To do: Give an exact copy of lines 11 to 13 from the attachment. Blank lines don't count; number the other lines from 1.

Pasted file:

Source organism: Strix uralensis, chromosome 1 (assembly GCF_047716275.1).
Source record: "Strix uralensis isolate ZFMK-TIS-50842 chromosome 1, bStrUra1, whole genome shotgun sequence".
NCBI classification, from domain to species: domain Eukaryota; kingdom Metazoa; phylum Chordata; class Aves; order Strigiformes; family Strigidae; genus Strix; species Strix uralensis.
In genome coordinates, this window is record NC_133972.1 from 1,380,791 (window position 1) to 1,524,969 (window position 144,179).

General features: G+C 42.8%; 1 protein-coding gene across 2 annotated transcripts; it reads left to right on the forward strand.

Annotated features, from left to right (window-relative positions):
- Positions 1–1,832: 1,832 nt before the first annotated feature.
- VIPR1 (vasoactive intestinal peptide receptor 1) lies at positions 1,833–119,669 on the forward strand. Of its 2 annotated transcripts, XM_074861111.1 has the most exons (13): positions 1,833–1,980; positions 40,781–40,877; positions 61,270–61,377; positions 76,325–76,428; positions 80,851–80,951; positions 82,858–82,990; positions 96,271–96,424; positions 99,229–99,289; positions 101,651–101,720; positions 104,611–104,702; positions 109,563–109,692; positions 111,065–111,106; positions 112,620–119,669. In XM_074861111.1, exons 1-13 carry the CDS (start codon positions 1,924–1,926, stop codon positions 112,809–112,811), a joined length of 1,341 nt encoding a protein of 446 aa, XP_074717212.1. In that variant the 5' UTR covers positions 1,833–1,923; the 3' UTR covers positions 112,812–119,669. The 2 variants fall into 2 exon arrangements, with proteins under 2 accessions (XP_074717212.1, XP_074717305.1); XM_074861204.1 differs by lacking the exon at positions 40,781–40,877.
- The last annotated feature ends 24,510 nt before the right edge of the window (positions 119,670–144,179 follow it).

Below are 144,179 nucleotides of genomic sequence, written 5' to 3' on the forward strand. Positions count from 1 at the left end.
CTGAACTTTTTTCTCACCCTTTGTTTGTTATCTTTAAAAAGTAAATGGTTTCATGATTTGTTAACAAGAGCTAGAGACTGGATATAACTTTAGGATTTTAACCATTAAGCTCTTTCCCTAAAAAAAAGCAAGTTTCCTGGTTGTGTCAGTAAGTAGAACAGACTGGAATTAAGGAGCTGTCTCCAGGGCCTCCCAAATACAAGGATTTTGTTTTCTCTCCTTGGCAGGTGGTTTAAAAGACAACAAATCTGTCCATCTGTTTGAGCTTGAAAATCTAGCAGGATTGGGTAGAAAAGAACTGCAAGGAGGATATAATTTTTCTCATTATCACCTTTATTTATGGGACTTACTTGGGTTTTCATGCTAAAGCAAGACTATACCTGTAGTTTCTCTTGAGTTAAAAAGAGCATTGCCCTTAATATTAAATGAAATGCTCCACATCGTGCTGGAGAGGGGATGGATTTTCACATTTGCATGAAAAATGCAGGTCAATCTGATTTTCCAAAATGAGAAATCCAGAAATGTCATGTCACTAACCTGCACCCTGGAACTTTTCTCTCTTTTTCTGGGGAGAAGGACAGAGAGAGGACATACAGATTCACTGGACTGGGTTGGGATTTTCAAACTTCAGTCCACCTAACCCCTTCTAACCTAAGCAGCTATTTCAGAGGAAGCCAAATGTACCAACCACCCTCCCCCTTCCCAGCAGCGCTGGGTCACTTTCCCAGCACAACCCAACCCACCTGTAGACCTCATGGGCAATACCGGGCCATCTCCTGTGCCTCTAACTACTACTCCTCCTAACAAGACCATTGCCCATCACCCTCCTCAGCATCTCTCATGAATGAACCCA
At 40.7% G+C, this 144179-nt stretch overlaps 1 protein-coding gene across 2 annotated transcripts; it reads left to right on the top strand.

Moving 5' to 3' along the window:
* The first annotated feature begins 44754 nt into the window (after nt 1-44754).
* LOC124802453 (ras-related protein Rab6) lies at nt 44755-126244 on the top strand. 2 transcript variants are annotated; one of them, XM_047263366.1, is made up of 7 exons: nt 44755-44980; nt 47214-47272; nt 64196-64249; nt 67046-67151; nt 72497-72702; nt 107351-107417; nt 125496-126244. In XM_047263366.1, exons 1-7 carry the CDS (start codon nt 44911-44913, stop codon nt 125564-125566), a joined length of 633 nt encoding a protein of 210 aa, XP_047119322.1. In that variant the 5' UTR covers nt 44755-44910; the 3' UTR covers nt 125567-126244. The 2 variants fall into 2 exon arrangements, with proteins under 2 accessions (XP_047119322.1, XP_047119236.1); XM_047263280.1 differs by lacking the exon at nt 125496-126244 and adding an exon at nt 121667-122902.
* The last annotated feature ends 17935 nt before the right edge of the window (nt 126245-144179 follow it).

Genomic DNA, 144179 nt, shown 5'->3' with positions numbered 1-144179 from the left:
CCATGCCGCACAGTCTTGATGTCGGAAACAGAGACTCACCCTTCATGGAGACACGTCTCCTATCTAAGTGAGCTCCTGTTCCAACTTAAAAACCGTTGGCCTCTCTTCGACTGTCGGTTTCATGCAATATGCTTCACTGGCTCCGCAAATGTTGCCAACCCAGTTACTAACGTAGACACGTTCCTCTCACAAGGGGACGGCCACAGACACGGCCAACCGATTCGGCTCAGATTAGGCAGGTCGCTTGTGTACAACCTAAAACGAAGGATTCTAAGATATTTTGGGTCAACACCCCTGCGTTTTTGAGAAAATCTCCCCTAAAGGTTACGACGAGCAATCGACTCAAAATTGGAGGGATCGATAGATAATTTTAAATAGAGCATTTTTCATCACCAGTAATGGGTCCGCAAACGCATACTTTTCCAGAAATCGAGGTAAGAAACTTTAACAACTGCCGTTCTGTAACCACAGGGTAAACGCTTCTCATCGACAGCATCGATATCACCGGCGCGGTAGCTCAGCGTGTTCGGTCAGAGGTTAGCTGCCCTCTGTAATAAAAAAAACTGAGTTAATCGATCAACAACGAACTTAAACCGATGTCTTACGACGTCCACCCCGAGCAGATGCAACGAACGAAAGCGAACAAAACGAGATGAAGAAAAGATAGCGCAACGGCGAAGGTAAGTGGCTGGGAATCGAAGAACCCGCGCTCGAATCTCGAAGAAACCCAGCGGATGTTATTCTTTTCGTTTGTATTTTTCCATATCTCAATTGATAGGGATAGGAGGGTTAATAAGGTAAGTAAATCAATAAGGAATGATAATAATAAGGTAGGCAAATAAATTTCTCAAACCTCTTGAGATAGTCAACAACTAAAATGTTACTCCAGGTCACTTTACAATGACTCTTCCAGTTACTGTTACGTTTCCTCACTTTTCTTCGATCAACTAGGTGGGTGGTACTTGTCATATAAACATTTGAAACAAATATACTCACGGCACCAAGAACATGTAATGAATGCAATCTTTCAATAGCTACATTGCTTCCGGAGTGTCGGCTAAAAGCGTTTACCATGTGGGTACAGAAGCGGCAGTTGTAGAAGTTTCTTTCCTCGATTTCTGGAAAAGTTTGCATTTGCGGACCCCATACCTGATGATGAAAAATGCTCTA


CTGAACTTTTTTCTCACCCTTTGTTTGTTATCTTTAAAAAGTAAATGGTTTCATGATTTGTTAACAAGAGCTAGAGACTGGATATAACTTTAGGATTTTAACCATTAAGCTCTTTCCCTAAAAAAAAGCAAGTTTCCTGGTTGTGTCAGTAAGTAGAACAGACTGGAATTAAGGAGCTGTCTCCAGGGCCTCCCAAATACAAGGATTTTGTTTTCTCTCCTTGGCAGGTGGTTTAAAAGACAACAAATCTGTCCATCTGTTTGAGCTTGAAAATCTAGCAGGATTGGGTAGAAAAGAACTGCAAGGAGGATATAATTTTTCTCATTATCACCTTTATTTATGGGACTTACTTGGGTTTTCATGCTAAAGCAAGACTATACCTGTAGTTTCTCTTGAGTTAAAAAGAGCATTGCCCTTAATATTAAATGAAATGCTCCACATCGTGCTGGAGAGGGGATGGATTTTCACATTTGCATGAAAAATGCAGGTCAATCTGATTTTCCAAAATGAGAAATCCAGAAATGTCATGTCACTAACCTGCACCCTGGAACTTTTCTCTCTTTTTCTGGGGAGAAGGACAGAGAGAGGACATACAGATTCACTGGACTGGGTTGGGATTTTCAAACTTCAGTCCACCTAACCCCTTCTAACCTAAGCAGCTATTTCAGAGGAAGCCAAATGTACCAACCACCCTCCCCCTTCCCAGCAGCGCTGGGTCACTTTCCCAGCACAACCCAACCCACCTGTAGACCTCATGGGCAATACCGGGCCATCTCCTGTGCCTCTAACTACTACTCCTCCTAACAAGACCATTGCCCATCACCCTCCTCAGCATCTCTCATGAATGAACCCA
At 40.7% G+C, this 144179-nt stretch overlaps 1 protein-coding gene across 2 annotated transcripts; it reads left to right on the top strand.

Moving 5' to 3' along the window: